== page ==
Tuesday, 15 December 2015

Film Review - 'Live Die Repeat: Edge of Tomorrow'





The human race is slowly, but surely, losing a long and drawn out war against an invading alien race. Millions have already died while the Mimics, named for their ability to anticipate and adapt to any strategy the human military try to use against them, seem unstoppable. In the course of the entire war, there has only been one significant victory for the human race - where, in her first battle, Rita Vrataski (Emily Blunt) somehow managed to kill hundreds of the creatures (earning the dual nicknames the 'Angel of Verdun' and 'Full Metal Bitch' in the process).

In the midst of all of this, we meet Major William Cage (Tom Cruise), an officer who has never seen actual combat, and who is determined to keep it that way. Cage's role is purely PR - spinning the human race's war efforts to the media as best he can. When Cage is sent to London and placed under the command of General Brigham (Brandon Gleeson), though, he learns of a plan to send him to the front line of the next big battle, in order to document the planned battle on the beaches of Normandy as part of the military's propaganda campaign. Cage, naturally, isn't interested in putting himself at risk - even going as far as trying to blackmail the General in his efforts to talk his way out of the assignment. Though, Cage only succeeds in getting himself arrested. Now, instead of simply documenting the battle, General Brigham pulls a few strings to make sure that Cage will have to fight in it - a form of revenge that the General probably found amusingly fitting.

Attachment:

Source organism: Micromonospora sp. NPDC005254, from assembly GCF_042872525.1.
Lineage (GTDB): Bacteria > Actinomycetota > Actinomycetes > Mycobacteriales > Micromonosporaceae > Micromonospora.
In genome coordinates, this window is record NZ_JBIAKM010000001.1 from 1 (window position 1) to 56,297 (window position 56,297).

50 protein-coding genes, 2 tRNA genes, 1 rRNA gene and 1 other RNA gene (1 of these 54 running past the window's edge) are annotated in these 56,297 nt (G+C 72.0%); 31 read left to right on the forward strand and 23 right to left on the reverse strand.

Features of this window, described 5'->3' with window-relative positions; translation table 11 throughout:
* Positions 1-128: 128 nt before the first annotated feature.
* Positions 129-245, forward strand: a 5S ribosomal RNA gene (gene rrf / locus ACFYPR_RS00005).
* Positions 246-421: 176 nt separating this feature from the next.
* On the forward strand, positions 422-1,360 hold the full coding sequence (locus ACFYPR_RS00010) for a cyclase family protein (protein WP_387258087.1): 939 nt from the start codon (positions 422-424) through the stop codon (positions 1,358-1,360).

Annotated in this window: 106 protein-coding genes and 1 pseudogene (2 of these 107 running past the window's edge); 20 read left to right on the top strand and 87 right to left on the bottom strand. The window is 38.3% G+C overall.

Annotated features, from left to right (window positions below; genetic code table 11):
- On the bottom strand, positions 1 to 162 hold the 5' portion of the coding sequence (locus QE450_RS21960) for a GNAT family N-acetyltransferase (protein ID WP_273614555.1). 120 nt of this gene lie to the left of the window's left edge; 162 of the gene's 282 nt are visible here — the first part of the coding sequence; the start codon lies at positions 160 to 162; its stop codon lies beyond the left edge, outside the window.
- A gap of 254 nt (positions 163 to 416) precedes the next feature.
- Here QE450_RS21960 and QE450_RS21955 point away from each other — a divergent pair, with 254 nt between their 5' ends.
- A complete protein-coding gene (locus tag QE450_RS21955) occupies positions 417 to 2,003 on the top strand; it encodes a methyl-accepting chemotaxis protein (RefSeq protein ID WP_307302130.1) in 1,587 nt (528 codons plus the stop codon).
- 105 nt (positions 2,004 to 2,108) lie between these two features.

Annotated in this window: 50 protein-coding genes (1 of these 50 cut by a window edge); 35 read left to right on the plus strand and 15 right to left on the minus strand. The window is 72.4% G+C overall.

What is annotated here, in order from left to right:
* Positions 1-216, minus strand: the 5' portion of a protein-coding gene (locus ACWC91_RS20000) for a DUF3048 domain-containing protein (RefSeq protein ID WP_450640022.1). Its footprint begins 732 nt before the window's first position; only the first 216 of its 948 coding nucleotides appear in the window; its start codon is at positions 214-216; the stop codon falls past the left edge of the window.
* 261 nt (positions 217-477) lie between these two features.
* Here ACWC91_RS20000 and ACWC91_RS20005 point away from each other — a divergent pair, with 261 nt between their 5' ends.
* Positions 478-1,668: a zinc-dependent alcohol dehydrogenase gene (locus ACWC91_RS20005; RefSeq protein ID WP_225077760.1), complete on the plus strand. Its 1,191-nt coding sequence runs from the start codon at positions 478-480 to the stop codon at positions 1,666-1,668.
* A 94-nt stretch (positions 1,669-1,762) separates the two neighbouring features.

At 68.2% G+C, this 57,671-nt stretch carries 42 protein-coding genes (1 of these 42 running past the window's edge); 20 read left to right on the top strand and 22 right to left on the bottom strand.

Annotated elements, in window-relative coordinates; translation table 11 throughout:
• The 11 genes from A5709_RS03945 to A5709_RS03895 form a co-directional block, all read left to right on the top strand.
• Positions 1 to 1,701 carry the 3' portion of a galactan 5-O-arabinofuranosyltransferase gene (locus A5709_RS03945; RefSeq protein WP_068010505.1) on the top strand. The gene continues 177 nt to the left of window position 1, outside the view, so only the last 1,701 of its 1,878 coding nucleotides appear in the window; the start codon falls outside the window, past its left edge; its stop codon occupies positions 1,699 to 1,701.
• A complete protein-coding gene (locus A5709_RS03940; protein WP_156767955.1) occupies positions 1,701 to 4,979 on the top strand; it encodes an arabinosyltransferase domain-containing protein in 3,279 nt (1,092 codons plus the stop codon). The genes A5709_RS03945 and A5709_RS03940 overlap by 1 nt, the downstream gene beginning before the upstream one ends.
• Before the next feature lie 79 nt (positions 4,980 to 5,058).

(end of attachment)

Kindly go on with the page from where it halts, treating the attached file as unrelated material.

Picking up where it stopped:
Cage's first experience with war goes about as well as you would expect, though. Cage is dead within minutes of hitting the beach - only to wake a moment later, finding himself back at a point hours before the battle. To his confusion, Cage finds himself reliving the last day of his life - only to find himself once more dying in battle against the alien Mimics, and waking once again.

Finding himself seemingly caught in a time-loop, Cage has no choice but the relive the same terrifying battle over and over again - until he finally finds himself thrown together with Rita Vrataski. Rita seems to recognise something in Cage's unnatural familiarity with the course of the battle - and, manages to tell him to meet her 'when he wakes up', moments before they each suffer yet another violent death.

So, from there, Cage finally has a clear goal - finding Rita before the battle. Fortunately, Rita has had her own first-hand experience with the strange ability of the Mimics (having briefly been caught in a time loop of her own in the battle that made her famous) - so, when he finally finds her, there is no need for any awkward explanations. From Rita, Cage is able to learn that his new-found ability to restart the day with each death is an ability stolen from the Mimics, themselves - and, the two are able to get straight to the task of trying to make use if in their war against the alien creatures.